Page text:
Stocks finished near their best levels Tuesday, with the S&P 500 extending its recent rally to a fresh high and the Dow closing above the 15,000 milestone for the first time, but the Nasdaq lagged as investors took profit in the large techs.
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The Dow Jones Industrial Average finished above 15,000 for the first time.Caterpillar and JPMorgan led the blue-chip gainers. The index first broke above the milestone on Friday.
Interestingly, the Dow also ended higher for the 17th consecutive Tuesday. This is the first time in history that the index has posted such a streak.
The S&P 500 rose to enter bull market territory, climbing 20 percent since its lows in mid-November. Meanwhile, the Nasdaq eked out a small gain. The CBOE Volatility Index (VIX), widely considered the best gauge of fear in the market, ended below 13.
So far this year, the Dow has surged an impressive 14 percent, while the S&P and Nasdaq have soared more than 13 percent each.
Most key S&P sectors were higher, led by industrials and energy. Techs were in the red.
"The market is still exhibiting good karma from last week's employment report," said Cam Albright, director of asset allocation at Wilmington Trust Investment Advisors. "Some of the news that's coming out of Europe has been a bit more positive as well – the German factory orders report was helpful."
European shares were higher following some better-than-expected earnings and after German manufacturing orders for March rose 2.2 percent, topping expectations for a decline.
Meanwhile, European Central Bank chief Mario Draghi said the central bank is closely watching incoming data and is ready to take further action, if needed, to address economic weakness.
Meanwhile, in Japan, the country's benchmark Nikkei index reached its highest level since the collapse of Lehman Brothers, boosted by the weak yen, which has lost more than 1 percent since Thursday.
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"The U.S. economy and markets have led the way and now we're seeing better performance out of Europe and some of the Asian markets this month, so those things are all positive," added Albright. "Valuations are not overly stretched either, so from that perspective, it's not inappropriate to add to positions."
Widely-followed hedge fund manager David Einhorn said he had added to his investment position in Apple. The stock, however, turned negative following the news as investors took the announcement as an opportunity to cash in on the iPhone maker's recent run.
Among earnings, Discovery Communications posted better-than-expected quarterly results and forecast annual revenue above estimates.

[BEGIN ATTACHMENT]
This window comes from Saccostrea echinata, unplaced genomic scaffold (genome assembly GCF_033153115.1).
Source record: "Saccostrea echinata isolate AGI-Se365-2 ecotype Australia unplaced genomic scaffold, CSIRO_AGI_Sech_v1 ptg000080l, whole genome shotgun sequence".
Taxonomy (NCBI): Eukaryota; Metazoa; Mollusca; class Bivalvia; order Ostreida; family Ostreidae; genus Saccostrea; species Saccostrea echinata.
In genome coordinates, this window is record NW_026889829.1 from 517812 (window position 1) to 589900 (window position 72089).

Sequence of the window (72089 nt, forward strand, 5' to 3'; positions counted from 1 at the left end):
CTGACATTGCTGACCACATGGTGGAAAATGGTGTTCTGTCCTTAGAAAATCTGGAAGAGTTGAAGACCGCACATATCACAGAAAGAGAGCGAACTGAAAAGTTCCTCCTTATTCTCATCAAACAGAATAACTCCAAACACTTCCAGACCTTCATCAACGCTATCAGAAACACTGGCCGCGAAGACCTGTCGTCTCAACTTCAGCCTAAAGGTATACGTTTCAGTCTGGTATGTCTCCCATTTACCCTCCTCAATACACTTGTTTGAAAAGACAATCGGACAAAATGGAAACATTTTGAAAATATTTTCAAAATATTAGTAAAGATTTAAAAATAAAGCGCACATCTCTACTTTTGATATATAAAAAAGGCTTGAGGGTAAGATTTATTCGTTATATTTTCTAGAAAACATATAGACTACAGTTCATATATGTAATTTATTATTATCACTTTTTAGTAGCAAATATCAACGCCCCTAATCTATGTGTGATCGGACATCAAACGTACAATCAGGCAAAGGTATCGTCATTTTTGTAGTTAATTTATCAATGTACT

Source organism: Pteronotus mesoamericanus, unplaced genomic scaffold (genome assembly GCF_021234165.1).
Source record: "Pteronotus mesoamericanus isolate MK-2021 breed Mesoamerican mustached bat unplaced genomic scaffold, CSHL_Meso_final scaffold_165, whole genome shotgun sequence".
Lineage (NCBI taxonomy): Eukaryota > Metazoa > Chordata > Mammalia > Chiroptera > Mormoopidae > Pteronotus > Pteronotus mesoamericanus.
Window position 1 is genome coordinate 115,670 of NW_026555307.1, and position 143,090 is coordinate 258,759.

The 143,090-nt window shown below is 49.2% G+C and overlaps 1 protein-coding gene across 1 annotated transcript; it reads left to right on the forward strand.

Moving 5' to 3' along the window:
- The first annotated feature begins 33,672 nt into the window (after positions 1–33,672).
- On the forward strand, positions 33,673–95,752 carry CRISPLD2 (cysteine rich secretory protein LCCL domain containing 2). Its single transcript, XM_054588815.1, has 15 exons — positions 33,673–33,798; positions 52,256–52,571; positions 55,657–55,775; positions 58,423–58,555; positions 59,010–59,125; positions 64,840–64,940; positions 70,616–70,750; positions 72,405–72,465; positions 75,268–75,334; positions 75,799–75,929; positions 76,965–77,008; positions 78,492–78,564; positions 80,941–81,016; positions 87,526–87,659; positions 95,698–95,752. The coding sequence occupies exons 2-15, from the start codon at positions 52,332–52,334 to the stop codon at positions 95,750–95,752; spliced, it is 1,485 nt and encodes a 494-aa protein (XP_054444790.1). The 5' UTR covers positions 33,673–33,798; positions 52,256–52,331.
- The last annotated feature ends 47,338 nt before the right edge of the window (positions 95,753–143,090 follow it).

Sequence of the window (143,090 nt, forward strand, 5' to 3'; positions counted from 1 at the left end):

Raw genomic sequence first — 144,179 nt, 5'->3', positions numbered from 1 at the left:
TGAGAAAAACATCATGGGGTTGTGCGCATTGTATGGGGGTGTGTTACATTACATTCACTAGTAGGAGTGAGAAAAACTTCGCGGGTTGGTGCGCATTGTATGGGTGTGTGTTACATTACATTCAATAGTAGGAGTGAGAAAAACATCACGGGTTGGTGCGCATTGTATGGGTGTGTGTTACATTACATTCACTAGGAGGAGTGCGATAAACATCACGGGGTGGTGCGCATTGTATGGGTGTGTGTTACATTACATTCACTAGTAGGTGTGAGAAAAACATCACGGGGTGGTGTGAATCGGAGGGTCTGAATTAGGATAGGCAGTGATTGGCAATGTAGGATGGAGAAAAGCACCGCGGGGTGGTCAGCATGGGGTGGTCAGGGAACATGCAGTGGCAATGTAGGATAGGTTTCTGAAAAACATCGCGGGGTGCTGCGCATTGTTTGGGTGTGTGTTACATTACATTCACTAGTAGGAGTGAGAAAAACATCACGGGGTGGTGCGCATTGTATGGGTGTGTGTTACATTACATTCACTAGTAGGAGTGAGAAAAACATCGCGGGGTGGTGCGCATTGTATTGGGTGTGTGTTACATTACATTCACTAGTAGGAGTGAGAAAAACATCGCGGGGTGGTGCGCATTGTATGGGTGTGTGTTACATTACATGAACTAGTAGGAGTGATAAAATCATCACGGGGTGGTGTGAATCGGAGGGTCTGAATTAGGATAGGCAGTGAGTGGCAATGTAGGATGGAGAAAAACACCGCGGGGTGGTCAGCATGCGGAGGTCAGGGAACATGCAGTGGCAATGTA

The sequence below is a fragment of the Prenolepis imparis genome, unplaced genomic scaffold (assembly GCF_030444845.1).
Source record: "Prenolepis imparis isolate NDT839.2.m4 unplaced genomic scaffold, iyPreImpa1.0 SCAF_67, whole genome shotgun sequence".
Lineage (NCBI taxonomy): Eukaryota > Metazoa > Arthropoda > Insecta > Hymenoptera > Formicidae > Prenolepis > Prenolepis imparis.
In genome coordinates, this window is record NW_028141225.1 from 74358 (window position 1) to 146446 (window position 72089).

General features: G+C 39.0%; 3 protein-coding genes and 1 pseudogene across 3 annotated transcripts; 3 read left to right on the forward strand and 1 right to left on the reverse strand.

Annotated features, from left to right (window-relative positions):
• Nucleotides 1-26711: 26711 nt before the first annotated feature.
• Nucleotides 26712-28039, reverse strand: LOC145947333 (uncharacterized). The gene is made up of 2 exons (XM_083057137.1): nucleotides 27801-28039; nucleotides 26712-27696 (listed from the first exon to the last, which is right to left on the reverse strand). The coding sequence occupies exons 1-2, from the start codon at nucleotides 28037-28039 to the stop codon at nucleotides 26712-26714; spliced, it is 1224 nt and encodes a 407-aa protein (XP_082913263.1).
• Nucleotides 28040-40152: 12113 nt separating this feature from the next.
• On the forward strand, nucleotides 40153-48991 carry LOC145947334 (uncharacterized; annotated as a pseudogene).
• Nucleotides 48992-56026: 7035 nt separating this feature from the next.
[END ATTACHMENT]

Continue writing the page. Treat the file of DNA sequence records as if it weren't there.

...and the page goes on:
DirecTV rallied after the satellite TV provider blew past Wall Street estimates, helped by better-than-expected growth in Latin America.
OfficeMax posted lower-than-expected earnings, hurt by continued weak sales of technology products and fewer customers. But shares gained after the office supply retailer announced a special dividend of $1.50 a share. The company is awaiting regulatory approval for its pending merger with Office Depot.
Dow component Walt Disney is scheduled to post results after the closing bell. Separately, the conglomerate said it is teaming up with videogames publisher Electronic Arts to develop games based on the "Star Wars" movies. EA is also slated to report earnings after the closing bell, in addition to Symantec,WholeFoods and TripAdvisor.
More than 85 percent of S&P 500 companies have posted quarterly results so far, with 67 percent topping earnings expectations and 23 percent missing forecasts, according to Reuters. If all remaining companies post numbers in line with estimates, earnings will be up 5.4 percent on last year.
But on average, sales have come in 1 percent below estimates, with only 46 percent of companies beating their revenue projections.
On the economic front, consumer credit rose a meager $7.97 billion to $2.81 trillion in March, its smallest increase in eight months, according to the Federal Reserve. Economists polled by Reuters had expected a gain of $16 billion.
The government auctioned $32 billion in 3-year notes at a high yield of 0.354 percent. The bid-to-cover ratio, an indicator of demand, was 3.38.
—By CNBC's JeeYeon Park. Follow JeeYeon on Twitter: @JeeYeonParkCNBC